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Domestic Abuse in England and Wales: A Critique of Emerging Law and the Role of Criminal Justice

CHRISTIE, EMMA,LEIGH (2023) Domestic Abuse in England and Wales: A Critique of Emerging Law and the Role of Criminal Justice. Masters thesis, Durham University.

Full text not available from this repository.
Author-imposed embargo until 05 January 2026.


Although Domestic Abuse law has been increasingly prevalent as an issue on the social and political radar, the legal landscape that incrementally composes the law on domestic abuse requires urgent reformulation. The criminal law on domestic abuse remains piecemeal and inadequate, despite recent developments in the modern understanding of domestic abuse, and legal developments that appear to look more to the civil law to help protect victim-survivors. There is an absence of coherence in the criminal law’s current approach. This issue, paired with the practical limitations placed on the law by a struggling criminal justice system, historically inept at recognising the experiences of women, compounds to create a wider picture of domestic abuse law that is failing victim-survivors.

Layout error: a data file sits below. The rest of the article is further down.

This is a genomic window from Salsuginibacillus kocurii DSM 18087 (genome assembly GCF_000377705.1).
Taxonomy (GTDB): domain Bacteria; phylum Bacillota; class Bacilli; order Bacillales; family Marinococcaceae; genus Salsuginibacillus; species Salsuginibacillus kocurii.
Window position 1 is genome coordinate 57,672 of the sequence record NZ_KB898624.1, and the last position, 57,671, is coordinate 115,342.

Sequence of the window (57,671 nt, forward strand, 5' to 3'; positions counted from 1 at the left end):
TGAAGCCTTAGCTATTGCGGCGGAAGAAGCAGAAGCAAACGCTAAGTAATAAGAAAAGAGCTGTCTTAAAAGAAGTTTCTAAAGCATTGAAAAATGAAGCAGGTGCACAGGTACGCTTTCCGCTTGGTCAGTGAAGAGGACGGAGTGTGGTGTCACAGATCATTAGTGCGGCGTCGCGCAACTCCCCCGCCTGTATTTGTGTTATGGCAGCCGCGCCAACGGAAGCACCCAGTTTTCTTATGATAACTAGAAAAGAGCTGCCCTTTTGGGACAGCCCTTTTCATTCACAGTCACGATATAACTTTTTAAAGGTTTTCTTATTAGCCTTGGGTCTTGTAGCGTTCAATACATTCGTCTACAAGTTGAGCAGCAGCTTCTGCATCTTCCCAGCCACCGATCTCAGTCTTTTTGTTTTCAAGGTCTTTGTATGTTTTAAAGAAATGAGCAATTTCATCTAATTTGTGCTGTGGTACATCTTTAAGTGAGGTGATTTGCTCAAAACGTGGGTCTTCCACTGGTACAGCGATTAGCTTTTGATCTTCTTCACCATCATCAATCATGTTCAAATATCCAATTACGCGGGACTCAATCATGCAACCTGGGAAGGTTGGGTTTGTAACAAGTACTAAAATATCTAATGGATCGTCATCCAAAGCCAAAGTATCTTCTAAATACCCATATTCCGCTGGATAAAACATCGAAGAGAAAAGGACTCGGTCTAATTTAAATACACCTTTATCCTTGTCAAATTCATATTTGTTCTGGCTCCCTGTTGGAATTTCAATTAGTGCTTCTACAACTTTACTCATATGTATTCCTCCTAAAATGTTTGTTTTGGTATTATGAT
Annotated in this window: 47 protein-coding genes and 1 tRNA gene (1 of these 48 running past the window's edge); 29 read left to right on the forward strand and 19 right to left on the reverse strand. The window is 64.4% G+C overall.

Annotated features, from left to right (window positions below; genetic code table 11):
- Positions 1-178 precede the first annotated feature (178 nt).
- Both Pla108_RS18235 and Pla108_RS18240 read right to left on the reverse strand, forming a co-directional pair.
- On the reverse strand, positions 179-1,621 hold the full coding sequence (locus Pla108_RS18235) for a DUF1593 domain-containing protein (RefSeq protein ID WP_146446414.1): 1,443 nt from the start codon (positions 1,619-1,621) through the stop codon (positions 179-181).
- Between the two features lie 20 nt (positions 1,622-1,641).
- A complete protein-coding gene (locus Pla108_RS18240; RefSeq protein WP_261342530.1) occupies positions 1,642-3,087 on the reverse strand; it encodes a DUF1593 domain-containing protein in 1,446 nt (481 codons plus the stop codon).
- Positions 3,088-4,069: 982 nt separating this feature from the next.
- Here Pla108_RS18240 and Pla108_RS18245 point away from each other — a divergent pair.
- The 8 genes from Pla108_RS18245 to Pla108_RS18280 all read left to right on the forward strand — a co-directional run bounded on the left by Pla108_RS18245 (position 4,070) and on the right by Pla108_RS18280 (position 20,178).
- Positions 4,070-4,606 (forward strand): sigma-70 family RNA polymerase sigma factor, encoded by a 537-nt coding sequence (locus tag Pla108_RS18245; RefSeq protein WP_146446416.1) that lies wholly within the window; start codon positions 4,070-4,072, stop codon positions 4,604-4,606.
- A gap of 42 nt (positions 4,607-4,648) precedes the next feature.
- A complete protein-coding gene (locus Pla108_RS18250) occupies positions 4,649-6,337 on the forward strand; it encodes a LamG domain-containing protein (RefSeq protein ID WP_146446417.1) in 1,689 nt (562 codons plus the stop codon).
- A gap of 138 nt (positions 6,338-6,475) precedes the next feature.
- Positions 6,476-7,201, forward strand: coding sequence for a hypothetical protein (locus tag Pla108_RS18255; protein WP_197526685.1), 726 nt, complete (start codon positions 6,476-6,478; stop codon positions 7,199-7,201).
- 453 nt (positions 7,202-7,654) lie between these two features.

This thesis offers an in-depth critical analysis of the role of the criminal law in cases of domestic abuse through a combination of doctrinal and socio-legal research. The approach is novel as there is a growing academic trend towards moving away from the criminal law as a response to domestic abuse, expressed by Michele Burman, who considers some limitations on the impact of creating new law. This thesis develops the argument that a new domestic abuse offence could be beneficial to collate current piecemeal criminal law and expand its applicability and reach.
This argument draws upon a broad range of literature, including Jonathan Herring’s book ‘Domestic Abuse and Human Rights’, which explains that, thus far, the law in England and Wales has taken an incremental approach in addressing cases of domestic abuse. The importance of a new criminal law offence of domestic abuse is framed against the need to reconceptualise what is viewed as ‘domestic abuse’. This argument builds upon the work of Evan Stark, who theorises domestic abuse as a liberty crime, to suggest that it should be categorised as both a liberty crime and an assault crime contemporaneously.
A feminist perspective, based largely upon the work of Carol Smart and Helena Kennedy, is employed to investigate the role, and failings, of the criminal justice system in dealing with cases of domestic abuse. Further, this thesis draws from Clare McGlynn and Kelly Johnson’s work on ‘Cyberflashing’, highlighting important linkages between the development of technology based harms and domestic abuse.
An analysis of the recent Domestic Abuse Act 2021 is then offered to assess the current direction the law is taking concerning domestic abuse and highlight some missed opportunities.

Item Type:Thesis (Masters)
Award:Master of Jurisprudence
Faculty and Department:Faculty of Social Sciences and Health > Law, Department of
Thesis Date:2023
Copyright:Copyright of this thesis is held by the author
Deposited On:09 Jan 2023 10:06

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